The Liber Physiognomiae is a miscellany of medieval astrological and medical treatises, reviewed at the dawning of the humanistic age. The descriptions of the days and of the four seasons are followed by the twelve signs of the zodiac, one per page, drawn together with the text of the horoscopes outlining the character and the positive and negative events in the lives of men and women in relation to the period of birth. The author of the texts, the illuminator, and the purchaser are still unknown.
Predicting the Events in People's Lives
The watercolored figures at the bottom of the page represent the influence of planets on mankind. The central and final parts of the codex consist of genealogical tables, the biblical text of prophet Daniel's dream (with astrological interpretations), and medical notes by Pietro d'Abano, whose lectures at the University of Padua in the early 1300s are considered to be the source of the Liber.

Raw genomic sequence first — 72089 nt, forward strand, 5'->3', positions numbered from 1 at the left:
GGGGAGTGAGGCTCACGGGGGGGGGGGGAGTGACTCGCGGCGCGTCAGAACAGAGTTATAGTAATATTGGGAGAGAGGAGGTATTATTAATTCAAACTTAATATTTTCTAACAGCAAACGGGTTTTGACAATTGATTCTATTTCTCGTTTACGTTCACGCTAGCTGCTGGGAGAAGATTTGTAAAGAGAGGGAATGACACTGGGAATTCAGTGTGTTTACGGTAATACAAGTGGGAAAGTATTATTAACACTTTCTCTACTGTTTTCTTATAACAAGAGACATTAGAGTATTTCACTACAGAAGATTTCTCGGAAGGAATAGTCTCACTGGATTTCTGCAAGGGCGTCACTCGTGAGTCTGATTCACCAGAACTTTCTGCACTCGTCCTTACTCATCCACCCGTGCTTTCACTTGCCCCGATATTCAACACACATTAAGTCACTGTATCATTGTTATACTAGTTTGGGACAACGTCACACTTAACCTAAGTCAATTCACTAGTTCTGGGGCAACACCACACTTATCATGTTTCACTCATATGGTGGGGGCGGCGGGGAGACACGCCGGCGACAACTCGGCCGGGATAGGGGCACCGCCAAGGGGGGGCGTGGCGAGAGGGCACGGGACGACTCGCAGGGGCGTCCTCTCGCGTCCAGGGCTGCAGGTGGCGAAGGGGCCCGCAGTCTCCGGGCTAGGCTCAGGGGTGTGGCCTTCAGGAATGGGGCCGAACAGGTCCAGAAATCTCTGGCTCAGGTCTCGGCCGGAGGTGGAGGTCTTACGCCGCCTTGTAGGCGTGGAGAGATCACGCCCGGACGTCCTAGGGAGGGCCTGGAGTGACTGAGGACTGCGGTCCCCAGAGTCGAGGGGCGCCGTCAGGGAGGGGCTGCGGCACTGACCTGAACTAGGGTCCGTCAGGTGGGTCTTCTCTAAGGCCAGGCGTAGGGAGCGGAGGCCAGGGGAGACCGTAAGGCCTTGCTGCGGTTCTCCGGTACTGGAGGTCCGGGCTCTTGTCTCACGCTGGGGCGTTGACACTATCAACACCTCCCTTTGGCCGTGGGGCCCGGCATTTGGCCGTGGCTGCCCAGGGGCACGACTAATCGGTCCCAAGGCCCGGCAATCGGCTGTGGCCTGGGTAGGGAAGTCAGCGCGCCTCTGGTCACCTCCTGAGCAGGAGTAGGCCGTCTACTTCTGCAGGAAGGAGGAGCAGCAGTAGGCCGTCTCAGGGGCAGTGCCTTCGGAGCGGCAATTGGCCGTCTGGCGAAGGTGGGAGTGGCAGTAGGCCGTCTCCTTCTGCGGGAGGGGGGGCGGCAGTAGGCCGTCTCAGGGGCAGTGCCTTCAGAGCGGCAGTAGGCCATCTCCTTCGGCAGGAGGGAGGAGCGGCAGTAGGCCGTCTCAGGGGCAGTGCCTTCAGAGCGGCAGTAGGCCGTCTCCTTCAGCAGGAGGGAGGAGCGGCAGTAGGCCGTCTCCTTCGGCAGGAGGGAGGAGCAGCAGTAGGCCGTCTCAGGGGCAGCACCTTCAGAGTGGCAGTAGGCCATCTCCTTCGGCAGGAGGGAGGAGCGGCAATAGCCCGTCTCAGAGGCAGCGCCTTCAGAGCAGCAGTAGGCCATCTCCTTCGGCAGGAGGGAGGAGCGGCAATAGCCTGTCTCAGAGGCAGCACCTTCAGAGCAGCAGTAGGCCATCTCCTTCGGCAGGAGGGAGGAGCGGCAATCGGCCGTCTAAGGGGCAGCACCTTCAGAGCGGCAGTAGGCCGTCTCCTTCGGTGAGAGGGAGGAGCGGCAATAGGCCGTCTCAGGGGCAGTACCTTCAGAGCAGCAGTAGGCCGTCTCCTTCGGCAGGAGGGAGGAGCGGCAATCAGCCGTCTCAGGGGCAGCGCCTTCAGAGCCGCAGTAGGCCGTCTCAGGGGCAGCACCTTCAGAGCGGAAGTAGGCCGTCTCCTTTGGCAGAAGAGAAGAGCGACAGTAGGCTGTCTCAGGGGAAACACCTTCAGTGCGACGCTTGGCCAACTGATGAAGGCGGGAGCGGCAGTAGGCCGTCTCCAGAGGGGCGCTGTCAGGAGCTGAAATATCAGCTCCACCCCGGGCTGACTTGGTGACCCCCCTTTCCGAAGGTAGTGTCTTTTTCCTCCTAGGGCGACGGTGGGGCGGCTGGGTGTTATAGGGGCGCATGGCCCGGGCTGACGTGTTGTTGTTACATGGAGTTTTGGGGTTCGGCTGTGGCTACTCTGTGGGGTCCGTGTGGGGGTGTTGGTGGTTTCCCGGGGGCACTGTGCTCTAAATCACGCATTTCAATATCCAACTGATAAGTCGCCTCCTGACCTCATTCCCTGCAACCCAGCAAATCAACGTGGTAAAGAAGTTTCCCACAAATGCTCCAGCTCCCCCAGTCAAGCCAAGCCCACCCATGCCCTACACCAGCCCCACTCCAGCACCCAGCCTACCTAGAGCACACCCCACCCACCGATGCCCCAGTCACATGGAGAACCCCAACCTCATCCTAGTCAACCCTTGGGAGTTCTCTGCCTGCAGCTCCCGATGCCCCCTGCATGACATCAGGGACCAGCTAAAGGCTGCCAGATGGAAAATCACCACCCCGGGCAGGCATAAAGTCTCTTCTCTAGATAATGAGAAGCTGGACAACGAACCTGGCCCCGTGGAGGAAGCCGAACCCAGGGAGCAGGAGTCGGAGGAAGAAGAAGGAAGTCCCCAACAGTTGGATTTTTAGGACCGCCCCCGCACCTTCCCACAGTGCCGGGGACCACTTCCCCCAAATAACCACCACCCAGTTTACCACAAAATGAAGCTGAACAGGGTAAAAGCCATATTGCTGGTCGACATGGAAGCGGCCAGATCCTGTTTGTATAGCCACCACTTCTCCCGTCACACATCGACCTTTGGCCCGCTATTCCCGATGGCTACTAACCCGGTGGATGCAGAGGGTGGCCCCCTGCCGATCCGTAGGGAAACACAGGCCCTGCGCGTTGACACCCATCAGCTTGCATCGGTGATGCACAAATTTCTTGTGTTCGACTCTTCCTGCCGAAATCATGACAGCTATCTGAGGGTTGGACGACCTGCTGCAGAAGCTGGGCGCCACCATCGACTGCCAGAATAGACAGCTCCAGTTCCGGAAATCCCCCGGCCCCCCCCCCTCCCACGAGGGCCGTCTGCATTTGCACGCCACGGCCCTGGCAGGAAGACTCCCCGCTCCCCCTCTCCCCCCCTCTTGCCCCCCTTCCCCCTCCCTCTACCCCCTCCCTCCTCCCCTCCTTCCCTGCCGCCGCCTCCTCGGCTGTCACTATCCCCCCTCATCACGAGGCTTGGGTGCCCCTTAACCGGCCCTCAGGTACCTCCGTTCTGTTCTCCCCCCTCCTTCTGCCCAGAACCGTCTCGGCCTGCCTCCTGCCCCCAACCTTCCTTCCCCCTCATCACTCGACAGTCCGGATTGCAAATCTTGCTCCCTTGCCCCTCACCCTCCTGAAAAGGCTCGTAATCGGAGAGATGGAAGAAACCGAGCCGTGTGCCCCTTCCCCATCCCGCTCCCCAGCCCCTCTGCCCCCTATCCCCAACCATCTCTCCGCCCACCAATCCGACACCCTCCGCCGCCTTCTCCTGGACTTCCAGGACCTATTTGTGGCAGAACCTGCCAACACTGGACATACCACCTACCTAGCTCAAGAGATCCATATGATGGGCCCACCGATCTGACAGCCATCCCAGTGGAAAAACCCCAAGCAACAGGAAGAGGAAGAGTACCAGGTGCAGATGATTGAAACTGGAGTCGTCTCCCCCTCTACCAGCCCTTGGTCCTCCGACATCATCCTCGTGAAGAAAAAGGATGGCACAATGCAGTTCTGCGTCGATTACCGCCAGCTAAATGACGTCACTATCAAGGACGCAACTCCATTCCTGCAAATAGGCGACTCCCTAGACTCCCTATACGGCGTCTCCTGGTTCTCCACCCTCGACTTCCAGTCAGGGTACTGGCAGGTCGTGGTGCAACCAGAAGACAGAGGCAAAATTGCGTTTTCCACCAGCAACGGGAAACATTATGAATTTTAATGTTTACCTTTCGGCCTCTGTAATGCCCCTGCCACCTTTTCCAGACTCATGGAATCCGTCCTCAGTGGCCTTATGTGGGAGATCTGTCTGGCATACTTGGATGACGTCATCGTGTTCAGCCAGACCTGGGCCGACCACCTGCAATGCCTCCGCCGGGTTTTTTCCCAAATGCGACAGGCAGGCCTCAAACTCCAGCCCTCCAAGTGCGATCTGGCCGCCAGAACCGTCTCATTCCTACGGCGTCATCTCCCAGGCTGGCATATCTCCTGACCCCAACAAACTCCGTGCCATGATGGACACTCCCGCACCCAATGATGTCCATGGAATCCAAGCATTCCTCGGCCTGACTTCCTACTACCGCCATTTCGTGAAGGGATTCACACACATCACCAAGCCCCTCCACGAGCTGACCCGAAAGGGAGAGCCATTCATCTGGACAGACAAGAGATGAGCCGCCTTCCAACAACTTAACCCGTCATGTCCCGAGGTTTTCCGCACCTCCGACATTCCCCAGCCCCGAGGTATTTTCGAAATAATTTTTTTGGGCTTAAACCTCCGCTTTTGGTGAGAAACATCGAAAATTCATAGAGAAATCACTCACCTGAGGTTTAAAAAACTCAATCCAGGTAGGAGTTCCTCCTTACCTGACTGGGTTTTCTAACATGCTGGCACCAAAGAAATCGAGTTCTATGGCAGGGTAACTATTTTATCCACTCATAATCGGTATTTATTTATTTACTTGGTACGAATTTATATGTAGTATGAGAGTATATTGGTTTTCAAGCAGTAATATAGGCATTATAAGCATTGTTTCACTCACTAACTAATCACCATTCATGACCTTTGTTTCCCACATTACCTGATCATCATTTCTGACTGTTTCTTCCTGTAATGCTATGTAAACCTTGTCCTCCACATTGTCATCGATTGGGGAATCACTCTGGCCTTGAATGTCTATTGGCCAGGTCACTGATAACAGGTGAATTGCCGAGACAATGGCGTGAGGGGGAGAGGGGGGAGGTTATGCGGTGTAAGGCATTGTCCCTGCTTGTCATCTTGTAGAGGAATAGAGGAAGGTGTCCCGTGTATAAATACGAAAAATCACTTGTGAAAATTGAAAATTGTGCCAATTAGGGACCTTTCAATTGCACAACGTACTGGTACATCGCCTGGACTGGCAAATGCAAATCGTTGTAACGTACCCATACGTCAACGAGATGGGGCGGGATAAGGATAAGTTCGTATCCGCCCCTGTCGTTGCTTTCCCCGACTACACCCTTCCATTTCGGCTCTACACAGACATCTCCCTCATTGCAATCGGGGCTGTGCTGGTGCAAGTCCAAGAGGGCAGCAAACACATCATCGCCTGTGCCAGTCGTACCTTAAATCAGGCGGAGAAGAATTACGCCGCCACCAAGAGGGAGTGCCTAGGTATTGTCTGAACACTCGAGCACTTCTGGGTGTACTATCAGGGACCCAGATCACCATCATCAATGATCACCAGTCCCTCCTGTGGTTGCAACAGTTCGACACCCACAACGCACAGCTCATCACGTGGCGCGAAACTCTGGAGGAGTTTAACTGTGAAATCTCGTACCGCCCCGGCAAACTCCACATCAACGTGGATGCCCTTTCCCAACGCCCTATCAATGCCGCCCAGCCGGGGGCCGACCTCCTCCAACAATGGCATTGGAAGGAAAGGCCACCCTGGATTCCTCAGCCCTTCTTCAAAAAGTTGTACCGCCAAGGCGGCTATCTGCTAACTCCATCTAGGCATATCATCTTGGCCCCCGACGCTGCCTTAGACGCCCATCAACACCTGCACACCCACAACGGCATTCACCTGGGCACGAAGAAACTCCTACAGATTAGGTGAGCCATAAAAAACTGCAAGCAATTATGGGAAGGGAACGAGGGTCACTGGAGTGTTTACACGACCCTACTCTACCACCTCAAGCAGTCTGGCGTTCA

The plates with watercolored drawings are the work of an artist influenced by Pisanello. Scholars tend to think that the codex was made in Padua, given the direct references to the frescoes of Guariento in the Eremitani presbytery, but recent hypotheses suggest the work was commissioned by Leonello d'Este, Duke of Modena and Reggio Emilia from 1441 to 1450.